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NFL Officially on YouTube: Why the League Took Years to Come to No. 1 Video Site

The National Football League, after years of old-media thinking, has finally bowed to reality in 2015 and launched an official channel on YouTube one week before Super Bowl XLIX.

The NFL, which generates north of $6 billion revenue per year, believes it has some of the most valuable intellectual property in the world. And it’s right.

However, that traditional mindset has led the league to want to control every aspect of media distribution for its brand. That includes its exclusive deal with DirecTV for the Sunday Ticket out-of-market games package, priced at $353.94 for the 2014-15 season, as well as its multibillion-dollar TV broadcast deals with NBC, ESPN, Fox and CBS (the latter of which just renewed the Thursday Night Football deal).

The league also has believed it has a huge opportunity in owning digital distribution: Last year, it launched NFL Now, a 24-7 digital network that’s partly free but includes a paid component for football nuts who want full access to its archive of games and films.

That’s all smart business. But NFL fans have been posting clips to YouTube for years, and the league has not been an official part of the action on the world’s biggest video site.

Until now: The NFL and YouTube on Monday announced a partnership that will deliver NFL content to football aficionados around the world. The NFL’s new official channel on YouTube allows viewers to access a “uniquely packaged,” seven-day-a-week NFL content programming schedule. Content posted to the NFL’s official channel on YouTube will include game previews, in-game highlights, post-game recaps as well as clips featuring news, analysis, fantasy football advice and other select content from NFL Network and NFL.com.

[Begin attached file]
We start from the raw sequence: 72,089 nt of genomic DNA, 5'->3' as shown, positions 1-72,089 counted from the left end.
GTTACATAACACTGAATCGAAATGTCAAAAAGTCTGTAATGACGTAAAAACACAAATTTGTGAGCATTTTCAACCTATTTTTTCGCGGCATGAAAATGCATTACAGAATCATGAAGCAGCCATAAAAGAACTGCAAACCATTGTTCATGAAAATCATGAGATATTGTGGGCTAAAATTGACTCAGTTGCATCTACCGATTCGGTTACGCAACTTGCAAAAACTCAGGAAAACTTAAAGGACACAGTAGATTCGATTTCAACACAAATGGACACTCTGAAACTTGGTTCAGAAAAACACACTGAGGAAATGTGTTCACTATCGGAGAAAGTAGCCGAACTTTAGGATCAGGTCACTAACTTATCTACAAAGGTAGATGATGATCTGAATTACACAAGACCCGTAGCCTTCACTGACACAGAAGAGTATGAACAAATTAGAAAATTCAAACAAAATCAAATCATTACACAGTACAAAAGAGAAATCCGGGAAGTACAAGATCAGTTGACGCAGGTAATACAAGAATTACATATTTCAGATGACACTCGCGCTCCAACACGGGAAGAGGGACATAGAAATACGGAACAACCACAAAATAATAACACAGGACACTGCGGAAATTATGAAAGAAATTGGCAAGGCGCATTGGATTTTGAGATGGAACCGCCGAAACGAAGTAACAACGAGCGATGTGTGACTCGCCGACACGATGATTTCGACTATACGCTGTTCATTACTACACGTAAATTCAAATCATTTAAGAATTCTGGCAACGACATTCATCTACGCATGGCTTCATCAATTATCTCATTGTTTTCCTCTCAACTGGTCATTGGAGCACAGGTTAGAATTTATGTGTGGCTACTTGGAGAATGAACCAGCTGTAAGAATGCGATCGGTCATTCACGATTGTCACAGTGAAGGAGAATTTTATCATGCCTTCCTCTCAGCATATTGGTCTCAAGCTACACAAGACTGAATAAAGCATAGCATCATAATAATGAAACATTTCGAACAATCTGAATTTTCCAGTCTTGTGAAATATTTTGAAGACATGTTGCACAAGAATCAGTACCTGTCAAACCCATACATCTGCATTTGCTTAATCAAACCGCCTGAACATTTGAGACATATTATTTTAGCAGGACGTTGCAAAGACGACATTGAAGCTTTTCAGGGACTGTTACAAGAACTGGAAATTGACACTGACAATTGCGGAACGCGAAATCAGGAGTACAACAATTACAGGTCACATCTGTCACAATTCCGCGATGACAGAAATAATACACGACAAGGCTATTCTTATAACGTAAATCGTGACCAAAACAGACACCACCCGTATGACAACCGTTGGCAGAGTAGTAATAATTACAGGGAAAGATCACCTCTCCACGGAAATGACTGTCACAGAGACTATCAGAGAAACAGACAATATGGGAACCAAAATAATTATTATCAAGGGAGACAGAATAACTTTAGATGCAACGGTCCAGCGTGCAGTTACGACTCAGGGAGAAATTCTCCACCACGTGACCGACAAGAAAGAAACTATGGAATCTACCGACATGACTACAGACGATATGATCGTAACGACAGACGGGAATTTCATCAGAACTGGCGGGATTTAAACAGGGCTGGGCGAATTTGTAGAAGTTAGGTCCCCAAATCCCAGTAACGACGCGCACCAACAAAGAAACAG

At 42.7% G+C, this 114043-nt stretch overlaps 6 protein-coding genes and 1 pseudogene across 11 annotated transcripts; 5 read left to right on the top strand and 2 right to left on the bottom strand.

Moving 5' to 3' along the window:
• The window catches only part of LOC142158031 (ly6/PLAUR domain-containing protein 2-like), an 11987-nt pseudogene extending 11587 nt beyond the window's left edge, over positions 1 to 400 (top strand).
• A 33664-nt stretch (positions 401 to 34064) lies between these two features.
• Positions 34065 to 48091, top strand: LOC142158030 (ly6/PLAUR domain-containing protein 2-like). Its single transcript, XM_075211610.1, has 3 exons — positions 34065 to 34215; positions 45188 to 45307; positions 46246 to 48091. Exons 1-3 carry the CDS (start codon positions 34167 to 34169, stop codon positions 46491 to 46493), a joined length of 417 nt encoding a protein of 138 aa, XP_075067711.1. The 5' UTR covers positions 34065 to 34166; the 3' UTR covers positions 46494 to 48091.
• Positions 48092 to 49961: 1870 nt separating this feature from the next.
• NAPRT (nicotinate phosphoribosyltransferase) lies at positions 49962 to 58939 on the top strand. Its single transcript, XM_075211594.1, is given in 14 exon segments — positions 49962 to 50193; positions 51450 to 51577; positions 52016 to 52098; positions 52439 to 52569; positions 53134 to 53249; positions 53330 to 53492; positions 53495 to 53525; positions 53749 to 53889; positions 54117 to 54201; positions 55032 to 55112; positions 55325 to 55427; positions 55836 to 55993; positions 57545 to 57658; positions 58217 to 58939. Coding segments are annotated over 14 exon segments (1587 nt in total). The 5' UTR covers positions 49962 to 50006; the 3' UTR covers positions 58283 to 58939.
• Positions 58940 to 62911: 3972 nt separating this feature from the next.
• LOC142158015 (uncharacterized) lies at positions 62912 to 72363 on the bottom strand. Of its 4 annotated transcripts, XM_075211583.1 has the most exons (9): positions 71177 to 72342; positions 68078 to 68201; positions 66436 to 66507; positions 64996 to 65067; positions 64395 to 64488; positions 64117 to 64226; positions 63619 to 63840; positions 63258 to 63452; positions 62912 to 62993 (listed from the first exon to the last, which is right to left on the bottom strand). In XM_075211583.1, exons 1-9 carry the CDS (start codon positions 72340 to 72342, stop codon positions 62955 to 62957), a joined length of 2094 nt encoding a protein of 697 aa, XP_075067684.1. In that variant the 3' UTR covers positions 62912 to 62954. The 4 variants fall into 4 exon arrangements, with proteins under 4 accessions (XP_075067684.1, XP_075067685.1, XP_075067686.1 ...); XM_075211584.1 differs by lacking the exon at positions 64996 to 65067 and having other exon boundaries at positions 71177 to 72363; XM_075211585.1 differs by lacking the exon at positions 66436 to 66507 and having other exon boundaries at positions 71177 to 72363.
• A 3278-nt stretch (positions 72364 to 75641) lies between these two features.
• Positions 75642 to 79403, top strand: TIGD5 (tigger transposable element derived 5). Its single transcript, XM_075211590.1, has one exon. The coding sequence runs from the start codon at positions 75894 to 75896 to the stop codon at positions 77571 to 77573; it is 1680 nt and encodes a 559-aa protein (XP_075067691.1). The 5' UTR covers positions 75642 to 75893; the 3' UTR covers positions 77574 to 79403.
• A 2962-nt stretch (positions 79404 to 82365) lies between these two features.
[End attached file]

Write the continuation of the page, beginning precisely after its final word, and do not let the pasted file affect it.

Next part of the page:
In addition, under the pact, official NFL game highlights and content will be available through Google Search. The newly launched NFL channel on YouTube will provide clips of many of the top plays, games, and performers from the 2014-15 season, as well as content previewing the match-up between the New England Patriots and Seattle Seahawks for Super Bowl XLIX on Feb. 1.

The NFL’s pact with YouTube is not a Hail Mary by any means. So why did the league decide it was a good idea to team with Google at this point? It’s all about exposure — given YouTube’s 1 billion-plus monthly audience, the video site simply cannot be ignored as a distribution platform.

It’s also worth noting that the NFL reached a deal with Facebook last month to distribute clips, including game highlights, in a sponsorship deal with Verizon Wireless. The league also has worked with Twitter, under the social service’s Amplify program, to tweet out short video clips.

But back to YouTube. The service is effectively the No. 2 largest search engine in the world, after Google itself. If you are not on YouTube, you are invisible to a large (and largely younger) audience of viewers who are hungry for video content.

“Partnering with YouTube and Google provides the NFL unique access to millions of highly engaged fans through the global leader in video and search,” Hans Schroeder, the NFL’s senior VP of media strategy, business development and sales, said in a statement. “We continue to see an insatiable appetite for digital video content, and this partnership further expands fans’ ability to discover and access NFL content throughout the year.”

Even as it expands on YouTube, the NFL noted the robust popularity of its content on TV. During the 2014-15 regular season, the league reached 202.3 million unique TV viewers, representing 80% of all TV homes and 68% percent of potential viewers in the U.S., per Nielsen. NFL games accounted for the top 20 — and 45 of the 50 — most-watched TV shows among all programming in the fall of 2014. And, for the third consecutive year, an NFL game was the week’s most-watched TV show in all 17 weeks of the season.

So why bother with coming to YouTube? The NFL has finally realized that’s where it must be — to foster fan interest among the next generation.

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